App advert
image captionThe app could reduce the number of infections once lockdowns end and people spend more time outside their homes

The intention in releasing the data now is to reassure the public that the app can save lives, and in doing so encourage more people to both install it and follow its advice ahead of lockdowns being eased.

“People who are not following the app’s instructions are risking themselves and their colleagues and their families,” Baroness Harding told the BBC.

“The more you follow the instructions of the app, the fewer outbreaks you’ll have in your workplace and the safer it will be.”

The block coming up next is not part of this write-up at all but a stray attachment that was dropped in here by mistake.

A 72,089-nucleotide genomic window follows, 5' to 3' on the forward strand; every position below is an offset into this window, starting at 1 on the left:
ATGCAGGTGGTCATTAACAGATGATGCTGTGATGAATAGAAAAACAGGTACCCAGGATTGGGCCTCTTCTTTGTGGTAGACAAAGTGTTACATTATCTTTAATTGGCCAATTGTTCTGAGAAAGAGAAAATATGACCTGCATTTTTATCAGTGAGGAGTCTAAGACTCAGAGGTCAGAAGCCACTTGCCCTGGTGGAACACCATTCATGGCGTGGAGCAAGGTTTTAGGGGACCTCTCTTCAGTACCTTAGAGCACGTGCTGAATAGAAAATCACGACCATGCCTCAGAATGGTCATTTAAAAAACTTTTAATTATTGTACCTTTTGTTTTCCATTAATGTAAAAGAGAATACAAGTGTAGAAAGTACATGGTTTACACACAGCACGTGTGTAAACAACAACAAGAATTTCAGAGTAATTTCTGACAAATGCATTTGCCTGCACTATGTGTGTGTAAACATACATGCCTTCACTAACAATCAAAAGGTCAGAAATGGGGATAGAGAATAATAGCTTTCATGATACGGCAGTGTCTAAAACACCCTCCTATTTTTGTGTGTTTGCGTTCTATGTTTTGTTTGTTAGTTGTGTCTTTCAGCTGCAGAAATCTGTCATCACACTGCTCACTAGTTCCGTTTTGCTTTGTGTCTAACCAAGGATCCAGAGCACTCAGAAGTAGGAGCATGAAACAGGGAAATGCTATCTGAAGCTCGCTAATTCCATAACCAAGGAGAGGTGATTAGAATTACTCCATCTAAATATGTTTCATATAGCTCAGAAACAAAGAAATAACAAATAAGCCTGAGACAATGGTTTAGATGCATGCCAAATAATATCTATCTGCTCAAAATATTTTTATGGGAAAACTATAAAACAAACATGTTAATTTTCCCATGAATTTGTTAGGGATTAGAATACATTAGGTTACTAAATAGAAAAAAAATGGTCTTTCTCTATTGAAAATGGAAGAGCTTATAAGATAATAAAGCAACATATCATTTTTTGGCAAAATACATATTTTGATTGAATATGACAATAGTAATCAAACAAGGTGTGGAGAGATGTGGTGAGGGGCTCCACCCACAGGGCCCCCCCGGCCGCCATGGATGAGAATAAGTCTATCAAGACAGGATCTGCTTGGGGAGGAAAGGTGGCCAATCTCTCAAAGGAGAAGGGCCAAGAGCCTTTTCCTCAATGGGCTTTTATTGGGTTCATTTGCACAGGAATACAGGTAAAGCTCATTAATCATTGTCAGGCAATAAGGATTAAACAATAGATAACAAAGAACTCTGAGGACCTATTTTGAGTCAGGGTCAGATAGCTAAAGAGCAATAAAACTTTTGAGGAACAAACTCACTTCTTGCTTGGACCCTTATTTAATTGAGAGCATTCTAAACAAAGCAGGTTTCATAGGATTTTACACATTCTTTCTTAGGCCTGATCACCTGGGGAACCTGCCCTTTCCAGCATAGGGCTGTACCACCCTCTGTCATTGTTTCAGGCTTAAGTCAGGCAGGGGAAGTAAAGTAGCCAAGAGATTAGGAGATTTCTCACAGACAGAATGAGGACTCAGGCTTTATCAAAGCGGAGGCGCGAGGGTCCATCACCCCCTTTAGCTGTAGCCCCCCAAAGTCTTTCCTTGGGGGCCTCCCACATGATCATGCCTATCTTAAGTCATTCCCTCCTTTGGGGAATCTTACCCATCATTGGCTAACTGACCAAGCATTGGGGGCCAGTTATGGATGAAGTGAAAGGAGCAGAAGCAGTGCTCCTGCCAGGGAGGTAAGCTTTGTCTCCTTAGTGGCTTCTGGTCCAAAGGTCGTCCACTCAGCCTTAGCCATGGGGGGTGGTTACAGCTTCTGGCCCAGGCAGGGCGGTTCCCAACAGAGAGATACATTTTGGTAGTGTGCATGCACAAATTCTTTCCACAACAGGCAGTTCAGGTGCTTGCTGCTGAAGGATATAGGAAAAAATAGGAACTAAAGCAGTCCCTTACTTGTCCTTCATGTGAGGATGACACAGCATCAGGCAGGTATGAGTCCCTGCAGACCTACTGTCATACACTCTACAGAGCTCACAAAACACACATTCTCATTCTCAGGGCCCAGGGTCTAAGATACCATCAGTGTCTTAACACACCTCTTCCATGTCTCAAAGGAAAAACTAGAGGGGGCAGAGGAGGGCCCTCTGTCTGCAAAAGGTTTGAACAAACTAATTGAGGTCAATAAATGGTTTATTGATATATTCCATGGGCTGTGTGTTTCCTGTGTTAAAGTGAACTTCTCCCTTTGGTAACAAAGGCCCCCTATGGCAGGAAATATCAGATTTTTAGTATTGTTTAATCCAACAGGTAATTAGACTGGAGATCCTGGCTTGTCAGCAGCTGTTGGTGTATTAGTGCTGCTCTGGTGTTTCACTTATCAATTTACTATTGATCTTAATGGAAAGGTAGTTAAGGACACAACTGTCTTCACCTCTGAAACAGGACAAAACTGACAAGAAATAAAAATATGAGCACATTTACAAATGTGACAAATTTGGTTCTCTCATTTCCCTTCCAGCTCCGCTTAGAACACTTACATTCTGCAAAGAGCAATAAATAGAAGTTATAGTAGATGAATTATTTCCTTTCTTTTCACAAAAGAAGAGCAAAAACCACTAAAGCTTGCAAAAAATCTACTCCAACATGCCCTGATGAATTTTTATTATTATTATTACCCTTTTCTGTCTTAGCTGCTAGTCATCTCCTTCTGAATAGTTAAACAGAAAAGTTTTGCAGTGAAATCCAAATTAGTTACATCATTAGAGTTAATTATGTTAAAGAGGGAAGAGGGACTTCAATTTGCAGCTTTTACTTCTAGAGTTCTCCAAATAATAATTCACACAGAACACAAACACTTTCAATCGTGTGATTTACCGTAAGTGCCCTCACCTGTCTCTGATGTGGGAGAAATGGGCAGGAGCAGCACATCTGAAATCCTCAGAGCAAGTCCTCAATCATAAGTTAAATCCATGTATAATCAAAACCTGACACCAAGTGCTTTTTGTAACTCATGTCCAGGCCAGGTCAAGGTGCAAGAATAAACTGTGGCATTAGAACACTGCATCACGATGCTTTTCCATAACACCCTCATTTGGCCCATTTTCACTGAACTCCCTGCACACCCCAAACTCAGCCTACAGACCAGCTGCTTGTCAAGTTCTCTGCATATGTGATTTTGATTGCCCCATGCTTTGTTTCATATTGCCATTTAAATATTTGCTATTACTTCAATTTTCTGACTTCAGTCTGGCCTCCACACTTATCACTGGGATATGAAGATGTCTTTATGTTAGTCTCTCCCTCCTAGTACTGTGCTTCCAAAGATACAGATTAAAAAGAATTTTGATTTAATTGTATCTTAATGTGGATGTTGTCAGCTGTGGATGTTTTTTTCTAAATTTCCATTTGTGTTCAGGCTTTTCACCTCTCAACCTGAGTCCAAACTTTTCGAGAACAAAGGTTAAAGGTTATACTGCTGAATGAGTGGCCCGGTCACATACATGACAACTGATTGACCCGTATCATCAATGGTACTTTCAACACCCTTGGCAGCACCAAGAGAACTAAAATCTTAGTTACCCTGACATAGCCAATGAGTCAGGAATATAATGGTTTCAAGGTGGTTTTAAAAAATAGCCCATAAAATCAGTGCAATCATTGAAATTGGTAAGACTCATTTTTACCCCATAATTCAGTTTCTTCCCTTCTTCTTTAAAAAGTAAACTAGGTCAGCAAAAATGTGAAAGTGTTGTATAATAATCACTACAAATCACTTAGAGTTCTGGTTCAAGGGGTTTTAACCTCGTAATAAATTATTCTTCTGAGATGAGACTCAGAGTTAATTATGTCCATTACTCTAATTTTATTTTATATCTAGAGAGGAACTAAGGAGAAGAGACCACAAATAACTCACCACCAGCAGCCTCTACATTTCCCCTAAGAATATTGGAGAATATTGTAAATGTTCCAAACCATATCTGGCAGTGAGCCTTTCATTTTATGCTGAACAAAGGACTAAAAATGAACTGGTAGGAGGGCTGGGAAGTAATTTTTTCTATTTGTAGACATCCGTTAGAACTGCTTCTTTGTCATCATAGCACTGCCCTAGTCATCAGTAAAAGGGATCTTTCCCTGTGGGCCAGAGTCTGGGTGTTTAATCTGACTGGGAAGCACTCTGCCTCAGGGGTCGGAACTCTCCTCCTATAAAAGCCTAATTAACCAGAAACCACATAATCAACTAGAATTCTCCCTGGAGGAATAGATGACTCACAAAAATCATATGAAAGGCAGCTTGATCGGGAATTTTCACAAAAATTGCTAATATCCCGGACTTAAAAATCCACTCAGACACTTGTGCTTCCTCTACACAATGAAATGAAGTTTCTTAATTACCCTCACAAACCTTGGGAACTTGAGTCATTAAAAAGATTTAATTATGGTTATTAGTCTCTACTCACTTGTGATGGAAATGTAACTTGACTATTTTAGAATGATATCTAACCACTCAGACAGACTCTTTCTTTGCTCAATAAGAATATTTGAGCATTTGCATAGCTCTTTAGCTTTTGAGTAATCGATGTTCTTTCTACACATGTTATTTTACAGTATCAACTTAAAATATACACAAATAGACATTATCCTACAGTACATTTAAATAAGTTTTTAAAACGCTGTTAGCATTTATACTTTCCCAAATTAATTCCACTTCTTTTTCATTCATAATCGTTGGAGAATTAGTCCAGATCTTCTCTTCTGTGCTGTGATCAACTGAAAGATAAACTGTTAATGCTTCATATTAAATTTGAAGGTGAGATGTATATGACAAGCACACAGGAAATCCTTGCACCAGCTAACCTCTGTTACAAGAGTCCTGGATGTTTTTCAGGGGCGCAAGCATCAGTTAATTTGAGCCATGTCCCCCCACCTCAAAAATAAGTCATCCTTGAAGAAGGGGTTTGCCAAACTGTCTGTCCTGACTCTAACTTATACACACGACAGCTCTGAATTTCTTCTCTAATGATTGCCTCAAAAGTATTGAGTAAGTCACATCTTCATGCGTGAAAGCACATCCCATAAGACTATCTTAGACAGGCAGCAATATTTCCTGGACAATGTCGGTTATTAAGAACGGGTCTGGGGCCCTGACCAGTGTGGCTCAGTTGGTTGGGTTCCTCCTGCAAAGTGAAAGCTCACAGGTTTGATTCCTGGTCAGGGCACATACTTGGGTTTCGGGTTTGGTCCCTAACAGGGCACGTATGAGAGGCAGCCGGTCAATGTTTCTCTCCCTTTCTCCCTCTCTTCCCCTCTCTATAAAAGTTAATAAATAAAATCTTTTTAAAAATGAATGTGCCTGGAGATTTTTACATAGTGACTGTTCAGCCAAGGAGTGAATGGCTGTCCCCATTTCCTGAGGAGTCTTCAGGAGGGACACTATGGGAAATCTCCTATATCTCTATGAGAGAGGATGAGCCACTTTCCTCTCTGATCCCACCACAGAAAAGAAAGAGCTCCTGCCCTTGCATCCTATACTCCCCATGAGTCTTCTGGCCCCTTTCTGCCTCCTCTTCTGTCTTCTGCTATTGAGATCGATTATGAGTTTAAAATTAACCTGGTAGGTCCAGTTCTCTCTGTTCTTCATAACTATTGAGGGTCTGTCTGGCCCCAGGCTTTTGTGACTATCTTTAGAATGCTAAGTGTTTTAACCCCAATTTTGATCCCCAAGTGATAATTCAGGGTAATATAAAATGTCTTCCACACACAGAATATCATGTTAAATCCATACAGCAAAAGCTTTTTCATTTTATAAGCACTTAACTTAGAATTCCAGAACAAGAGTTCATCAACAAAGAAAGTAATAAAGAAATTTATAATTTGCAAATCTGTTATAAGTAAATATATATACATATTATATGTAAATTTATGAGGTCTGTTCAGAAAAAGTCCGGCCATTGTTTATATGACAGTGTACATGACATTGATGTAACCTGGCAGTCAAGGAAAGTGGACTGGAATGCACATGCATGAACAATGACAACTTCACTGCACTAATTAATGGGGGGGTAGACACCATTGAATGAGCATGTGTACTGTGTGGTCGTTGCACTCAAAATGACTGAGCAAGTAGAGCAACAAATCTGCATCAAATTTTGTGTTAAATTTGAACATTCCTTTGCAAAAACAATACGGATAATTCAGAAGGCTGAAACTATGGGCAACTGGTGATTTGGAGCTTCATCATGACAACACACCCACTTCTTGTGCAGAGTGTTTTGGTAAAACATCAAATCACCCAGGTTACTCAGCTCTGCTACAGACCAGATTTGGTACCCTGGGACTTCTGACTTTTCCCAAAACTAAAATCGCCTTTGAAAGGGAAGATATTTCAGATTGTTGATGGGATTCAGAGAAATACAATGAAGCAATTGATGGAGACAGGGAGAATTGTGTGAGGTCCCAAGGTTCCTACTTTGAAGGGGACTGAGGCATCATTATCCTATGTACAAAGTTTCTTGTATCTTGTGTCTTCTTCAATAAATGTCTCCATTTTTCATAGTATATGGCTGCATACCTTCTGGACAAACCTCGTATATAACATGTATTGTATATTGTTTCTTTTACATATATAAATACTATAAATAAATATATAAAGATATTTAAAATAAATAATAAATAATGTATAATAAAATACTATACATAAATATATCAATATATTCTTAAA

A spokeswoman added that these instructions include circumstances in which it is recommended to pause the contact-tracing function.

Anonymised findings

The app uses Bluetooth logs to retrospectively warn users if they were at high risk of contagion from someone infected with the virus, who was recently in their vicinity.

Alerts can be served within 15 minutes of an infected person approving use of their positive test result. But the system’s decentralised nature means neither the person who triggered the warning, nor the authorities, can identify who receives the notifications.

Some anonymised data is, however, collected.

For the first time, it has been revealed that:

  • 1.4 million people have reported symptoms into the app. The software may order users to stay at home as a result, but does not cascade alerts to others